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Jim Brannigan is sent to London to bring back an American mobster who is being held for extradition but when he arrives he has been kidnapped which was set up by his lawyer. Brannigan in his American Irish way brings American law to the people of Scotland Yard in order to recapture this mobster with both A price tag on his head and a stuffy old London cop to contend with. Written by
Christopher D. Ryan <firstname.lastname@example.org>
By the mid 1970s the western film had really become a thing of the past. The action heroes by that time were police of all different kinds of character. Clint Eastwood had sure proved that with the success of the Dirty Harry Films. In fact by the time Brannigan came out, Eastwood had two of them already done.
I suspect that John Wayne was also looking for modern stories for reasons of health. Those western locations were and are pretty rugged. Wayne was 68 when this was done and playing a man in his fifties. He also had only one working lung in those last dozens years of work after the cancer operation of 1964.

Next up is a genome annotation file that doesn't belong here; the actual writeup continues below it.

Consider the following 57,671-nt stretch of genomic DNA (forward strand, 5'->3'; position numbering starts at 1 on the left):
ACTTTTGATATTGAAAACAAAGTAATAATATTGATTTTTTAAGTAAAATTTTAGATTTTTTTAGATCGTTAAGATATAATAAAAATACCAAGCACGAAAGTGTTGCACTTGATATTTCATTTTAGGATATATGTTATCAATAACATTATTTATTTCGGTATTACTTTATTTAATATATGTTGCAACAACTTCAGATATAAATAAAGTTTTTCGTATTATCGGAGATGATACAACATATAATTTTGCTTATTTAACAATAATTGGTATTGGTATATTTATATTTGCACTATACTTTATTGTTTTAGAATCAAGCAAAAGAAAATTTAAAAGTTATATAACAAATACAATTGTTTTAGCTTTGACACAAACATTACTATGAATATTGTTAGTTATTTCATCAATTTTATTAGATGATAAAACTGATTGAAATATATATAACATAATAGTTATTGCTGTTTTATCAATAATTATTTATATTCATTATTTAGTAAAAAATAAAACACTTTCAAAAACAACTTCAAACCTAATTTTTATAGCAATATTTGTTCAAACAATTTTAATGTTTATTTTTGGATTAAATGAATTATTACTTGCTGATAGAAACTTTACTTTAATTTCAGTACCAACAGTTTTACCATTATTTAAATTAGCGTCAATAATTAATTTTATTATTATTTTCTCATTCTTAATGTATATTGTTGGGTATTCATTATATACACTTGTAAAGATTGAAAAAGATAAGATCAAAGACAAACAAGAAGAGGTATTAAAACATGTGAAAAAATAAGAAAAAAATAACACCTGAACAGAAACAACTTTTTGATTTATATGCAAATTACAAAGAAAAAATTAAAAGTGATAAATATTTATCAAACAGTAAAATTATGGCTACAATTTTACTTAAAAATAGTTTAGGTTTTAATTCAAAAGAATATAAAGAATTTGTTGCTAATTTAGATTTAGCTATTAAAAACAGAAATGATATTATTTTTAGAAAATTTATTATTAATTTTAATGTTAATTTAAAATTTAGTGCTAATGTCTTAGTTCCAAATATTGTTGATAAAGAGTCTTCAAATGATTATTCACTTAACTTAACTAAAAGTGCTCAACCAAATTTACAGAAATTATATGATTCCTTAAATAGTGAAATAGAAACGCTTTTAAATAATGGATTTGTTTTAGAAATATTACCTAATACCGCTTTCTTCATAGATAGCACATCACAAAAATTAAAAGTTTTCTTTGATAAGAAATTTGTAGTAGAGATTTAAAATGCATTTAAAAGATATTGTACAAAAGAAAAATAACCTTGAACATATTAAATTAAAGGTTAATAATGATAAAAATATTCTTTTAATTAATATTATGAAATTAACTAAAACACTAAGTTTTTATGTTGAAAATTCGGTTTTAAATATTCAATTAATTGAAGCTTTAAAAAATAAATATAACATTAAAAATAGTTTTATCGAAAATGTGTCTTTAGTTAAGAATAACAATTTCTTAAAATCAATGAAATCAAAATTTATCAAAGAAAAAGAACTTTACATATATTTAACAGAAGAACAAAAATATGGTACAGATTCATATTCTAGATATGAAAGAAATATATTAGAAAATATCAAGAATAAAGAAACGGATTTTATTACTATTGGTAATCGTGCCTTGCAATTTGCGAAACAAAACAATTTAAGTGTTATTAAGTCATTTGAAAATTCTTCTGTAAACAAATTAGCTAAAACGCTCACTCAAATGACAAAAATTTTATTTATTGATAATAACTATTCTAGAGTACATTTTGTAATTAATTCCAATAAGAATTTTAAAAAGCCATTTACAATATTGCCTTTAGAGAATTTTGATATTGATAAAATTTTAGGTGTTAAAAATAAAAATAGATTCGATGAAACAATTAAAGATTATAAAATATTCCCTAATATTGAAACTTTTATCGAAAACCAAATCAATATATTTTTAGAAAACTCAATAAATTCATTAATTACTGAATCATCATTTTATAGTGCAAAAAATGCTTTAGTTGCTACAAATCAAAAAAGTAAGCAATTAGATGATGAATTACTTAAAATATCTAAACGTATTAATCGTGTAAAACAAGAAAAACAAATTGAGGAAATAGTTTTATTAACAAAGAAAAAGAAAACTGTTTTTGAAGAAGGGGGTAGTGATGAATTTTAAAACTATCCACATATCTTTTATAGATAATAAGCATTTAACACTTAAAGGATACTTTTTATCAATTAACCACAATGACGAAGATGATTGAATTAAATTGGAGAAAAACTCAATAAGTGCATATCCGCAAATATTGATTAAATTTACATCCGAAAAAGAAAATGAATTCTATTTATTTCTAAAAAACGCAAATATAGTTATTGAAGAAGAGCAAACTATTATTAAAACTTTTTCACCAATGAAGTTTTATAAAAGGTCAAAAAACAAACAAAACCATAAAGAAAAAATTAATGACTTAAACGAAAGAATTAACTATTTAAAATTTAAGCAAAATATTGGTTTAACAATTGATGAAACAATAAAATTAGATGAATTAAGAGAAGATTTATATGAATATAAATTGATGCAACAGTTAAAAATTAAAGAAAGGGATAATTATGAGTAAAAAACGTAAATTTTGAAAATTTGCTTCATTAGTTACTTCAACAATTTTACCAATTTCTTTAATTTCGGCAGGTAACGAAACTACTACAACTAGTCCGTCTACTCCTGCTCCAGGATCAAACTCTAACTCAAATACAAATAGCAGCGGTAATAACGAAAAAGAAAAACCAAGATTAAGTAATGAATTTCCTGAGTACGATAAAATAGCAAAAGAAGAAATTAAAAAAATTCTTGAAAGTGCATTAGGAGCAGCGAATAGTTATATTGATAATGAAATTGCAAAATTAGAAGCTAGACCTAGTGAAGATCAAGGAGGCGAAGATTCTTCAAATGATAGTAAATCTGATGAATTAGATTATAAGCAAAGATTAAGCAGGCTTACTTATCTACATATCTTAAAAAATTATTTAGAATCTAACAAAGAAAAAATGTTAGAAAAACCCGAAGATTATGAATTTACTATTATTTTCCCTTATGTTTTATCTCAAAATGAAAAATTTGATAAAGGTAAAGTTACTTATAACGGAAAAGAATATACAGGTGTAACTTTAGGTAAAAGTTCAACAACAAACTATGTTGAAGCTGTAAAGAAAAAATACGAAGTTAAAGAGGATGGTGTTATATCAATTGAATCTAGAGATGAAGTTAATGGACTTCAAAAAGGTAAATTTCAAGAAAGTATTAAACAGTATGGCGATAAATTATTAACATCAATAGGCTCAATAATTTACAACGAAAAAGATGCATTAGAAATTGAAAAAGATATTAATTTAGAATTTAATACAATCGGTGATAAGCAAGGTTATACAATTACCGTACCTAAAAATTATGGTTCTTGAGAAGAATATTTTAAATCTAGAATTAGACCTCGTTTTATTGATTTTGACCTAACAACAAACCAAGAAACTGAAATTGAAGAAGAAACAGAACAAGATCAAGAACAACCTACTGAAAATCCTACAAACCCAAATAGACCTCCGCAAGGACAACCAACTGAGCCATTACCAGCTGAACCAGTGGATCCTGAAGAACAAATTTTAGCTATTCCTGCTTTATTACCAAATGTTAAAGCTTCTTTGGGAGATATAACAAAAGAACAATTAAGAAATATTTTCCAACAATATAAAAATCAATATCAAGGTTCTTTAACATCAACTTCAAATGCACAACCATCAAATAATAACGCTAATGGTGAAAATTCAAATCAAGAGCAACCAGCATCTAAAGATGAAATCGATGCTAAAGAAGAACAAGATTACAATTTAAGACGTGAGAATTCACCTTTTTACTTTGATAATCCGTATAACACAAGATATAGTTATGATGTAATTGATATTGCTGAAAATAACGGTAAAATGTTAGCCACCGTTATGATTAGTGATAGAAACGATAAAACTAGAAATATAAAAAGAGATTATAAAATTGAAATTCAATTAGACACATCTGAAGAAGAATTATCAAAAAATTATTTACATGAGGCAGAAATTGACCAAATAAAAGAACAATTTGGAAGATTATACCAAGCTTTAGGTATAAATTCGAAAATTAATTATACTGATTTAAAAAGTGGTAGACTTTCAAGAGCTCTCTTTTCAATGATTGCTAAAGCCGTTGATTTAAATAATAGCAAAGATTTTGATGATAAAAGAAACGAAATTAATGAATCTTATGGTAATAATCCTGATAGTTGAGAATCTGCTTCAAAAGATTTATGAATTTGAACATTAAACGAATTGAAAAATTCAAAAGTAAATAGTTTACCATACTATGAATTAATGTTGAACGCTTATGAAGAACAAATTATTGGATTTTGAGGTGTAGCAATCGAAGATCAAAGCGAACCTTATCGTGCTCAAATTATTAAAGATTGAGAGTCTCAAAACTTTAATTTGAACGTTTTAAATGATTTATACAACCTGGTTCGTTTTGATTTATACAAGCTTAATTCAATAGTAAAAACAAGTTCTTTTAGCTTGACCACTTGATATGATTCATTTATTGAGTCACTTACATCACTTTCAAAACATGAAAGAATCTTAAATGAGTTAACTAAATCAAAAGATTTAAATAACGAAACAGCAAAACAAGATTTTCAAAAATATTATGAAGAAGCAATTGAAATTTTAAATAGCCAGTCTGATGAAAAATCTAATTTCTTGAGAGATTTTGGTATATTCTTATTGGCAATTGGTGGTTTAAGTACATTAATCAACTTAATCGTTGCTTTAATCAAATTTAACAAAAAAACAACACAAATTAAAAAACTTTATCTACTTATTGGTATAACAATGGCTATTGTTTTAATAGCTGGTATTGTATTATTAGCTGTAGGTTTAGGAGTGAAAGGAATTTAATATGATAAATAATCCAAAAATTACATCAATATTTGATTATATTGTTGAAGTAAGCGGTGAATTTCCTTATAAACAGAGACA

So in Brannigan Wayne makes a more successful transition from his western character to a modern policeman than he did in McQ. He's from the Chicago PD and in London to pick up gangster John Vernon who's skipped bail. An assignment that the San Francisco PD surely would have sent Harry Callahan on.
Vernon is not only not in custody with Scotland Yard, but he's been kidnapped and is being held for ransom. Vernon's lawyer Mel Ferrer arrives from Chicago to pay the ransom.
It's a merry chase from then on and while the ending is no kind of surprise the film is a lot of fun.
Richard Attenborough makes an effective British foil for Wayne's all American hero. And Judy Geeson who first became noticed by movie fans as a student in Sidney Poitier's class in Two Sir With Love, plays Wayne's driver and confidante as a police sergeant. The two of them have a marvelous father/daughter like chemistry.
Wayne films are not complete unless there is a fight scene. In this case a London pub is busted up like a frontier saloon in a scene reminiscent of The War Wagon. It's sort of out of place though in a modern film.
And the climax is a homage to Dirty Harry. Dare I say it, but I'm still wondering why Eastwood's Malpaso Productions didn't sue the Duke's Batjac company for that scene which is ripped off from Magnum Force.
Probably because Clint liked the homage.
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